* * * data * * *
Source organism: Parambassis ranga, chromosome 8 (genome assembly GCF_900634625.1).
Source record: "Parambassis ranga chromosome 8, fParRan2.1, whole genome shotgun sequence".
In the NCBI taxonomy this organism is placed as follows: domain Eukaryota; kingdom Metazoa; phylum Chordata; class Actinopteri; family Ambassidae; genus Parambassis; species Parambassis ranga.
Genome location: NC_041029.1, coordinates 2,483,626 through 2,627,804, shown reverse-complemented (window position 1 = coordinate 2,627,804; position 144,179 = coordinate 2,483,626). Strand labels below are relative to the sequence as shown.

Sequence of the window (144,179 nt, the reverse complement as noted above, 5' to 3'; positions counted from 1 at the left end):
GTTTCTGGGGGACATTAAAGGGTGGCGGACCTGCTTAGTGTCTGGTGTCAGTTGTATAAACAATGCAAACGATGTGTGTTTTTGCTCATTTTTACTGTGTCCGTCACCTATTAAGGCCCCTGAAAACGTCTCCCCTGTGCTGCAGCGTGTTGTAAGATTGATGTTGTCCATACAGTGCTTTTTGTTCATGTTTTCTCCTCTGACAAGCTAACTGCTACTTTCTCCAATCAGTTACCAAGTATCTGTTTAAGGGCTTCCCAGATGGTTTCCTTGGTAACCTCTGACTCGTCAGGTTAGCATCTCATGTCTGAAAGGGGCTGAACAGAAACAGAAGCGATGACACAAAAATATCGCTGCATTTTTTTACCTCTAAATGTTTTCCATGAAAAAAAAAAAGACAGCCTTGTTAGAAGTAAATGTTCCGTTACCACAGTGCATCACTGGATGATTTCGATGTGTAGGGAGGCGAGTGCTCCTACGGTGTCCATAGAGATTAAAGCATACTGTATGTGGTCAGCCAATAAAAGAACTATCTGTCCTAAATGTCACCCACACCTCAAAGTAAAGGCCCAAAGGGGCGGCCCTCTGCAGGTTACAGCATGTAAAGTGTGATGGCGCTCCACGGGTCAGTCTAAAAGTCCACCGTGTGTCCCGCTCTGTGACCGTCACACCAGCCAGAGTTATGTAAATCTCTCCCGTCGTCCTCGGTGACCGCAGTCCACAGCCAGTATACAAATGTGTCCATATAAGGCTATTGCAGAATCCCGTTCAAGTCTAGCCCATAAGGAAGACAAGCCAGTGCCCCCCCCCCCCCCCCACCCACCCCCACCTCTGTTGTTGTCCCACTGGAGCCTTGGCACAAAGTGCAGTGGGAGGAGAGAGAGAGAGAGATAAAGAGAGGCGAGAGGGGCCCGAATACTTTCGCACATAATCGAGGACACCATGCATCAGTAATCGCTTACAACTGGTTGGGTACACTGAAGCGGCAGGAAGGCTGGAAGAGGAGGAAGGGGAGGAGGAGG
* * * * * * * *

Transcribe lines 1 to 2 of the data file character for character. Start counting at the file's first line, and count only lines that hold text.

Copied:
Source organism: Parambassis ranga, chromosome 8 (genome assembly GCF_900634625.1).
Source record: "Parambassis ranga chromosome 8, fParRan2.1, whole genome shotgun sequence".